I'm designing the authorization of a DRF application. I need to use roles, not just permissions.

I have a model (e.g. project) in which I have some information (e.g. name, description) that can be modified by some roles (e.g. admin). But at the same time there are other roles (e.g. worker) that should not be able to modify that information inside that model but can still modify some other information (e.g. initial and final dates).

I've thought two solutions for this issue. The first one is reading the HTTP request sent and defining the actions to be taken depending on what the request is. This means that each time that a new field is added to the model, I will have to modify this logic. This sounds awfully hard to maintain, is error prone and can introduce vulnerabilities.

On the other hand, I've thought that I could divide the model into two different models. One of them containing the data that just one role (admin) can modify and the other defining the other data that can be modified by both roles (admin, worker). This way, I will not have to parse the HTTP request, because if I get a POST/PUT request affecting the first model and the user has a worker role I can directly reject it.

This situation happens with more than one model.

I would like to know if there's a default way to go or if I'm reinventing the wheel. I think that this situation must be really common. For example, I can think of a git project in which some users have access to do one thing inside a project but not others.

Complementary notes (feedback will be really appreciated):

  • I most probably will use the django-role-permissions module to implement roles and permissions. I cannot use django built-in groups because, although you can add permissions to them, I will use them to group users (without having anything to do with roles).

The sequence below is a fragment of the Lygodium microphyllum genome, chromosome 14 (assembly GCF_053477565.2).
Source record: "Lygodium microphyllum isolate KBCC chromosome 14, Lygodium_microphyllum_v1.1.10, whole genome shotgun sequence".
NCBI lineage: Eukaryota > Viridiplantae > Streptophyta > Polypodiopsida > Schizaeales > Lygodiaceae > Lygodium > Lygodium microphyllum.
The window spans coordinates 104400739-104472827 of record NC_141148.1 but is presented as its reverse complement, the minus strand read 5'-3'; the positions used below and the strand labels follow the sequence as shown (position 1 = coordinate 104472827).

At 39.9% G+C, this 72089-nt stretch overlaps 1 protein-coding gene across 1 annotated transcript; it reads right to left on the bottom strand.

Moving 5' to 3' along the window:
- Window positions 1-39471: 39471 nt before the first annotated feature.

• I will create a relation between roles and permissions (string based permission, such as create_project, modify_project_description) in a permissions file.

  • When receiving each request I will check which roles have privileges to perform that action and check if the user is any of those roles (activity based authorization, what means that in the endpoint I'll check the activity/action instead of the role).


Sounds like you want some field level security. You might look into using proxy models to give write access to a limited set of fields for the restricted users.

Another option might be to use a custom serializer class which applies readonly to some fields. get_serializer on a ViewSet subclass could be a good place to do the pivot, you should find the current user in self.request.user.

  • 1
    You deserve an upvote because I end up implementing everything you mention (aside from the proxy model). – newlog Aug 28 '15 at 18:15

After giving some thought I found two solutions.

The first solution was (instead of dividing the models as I mentioned in the question) declaring different endpoints (URLs) for each type of action that has to happen. Then in each endpoint serializer defining the valid parameters through the fields class variable.

This means that if one role can only update certain fields, I would create a ModelViewSet for this action and in the serializer class related to this ModelViewSet only allow certain parameters.

This solution has many problems and is not quite RESTful. You might end up with dozens of different URLs. In my case, given that the API is not big and the actions were limited that might not have been a problem in the short term, but sure it would have been a problem when the requirements of the application changed.

The second (and chosen) solution was to define a permission/role table in which you define the endpoint where the action has to happen (if you have built your application in the correct way it can just be the ModelViewSet class name), the action to be executed (list, retrieve, create...) the fields of the related model that can be interacted on and the role that can interact with those fields.

I would suggest using dictionaries as the used data structure for the permission table so each permission check is O(1).

Now each time you get a request to that endpoint, a permission check using that table should be done.

I implemented the permission check by overriding the check_permissions() method in the ModelSetView class. Be careful and keep the original check_permissions() functionality in there too.

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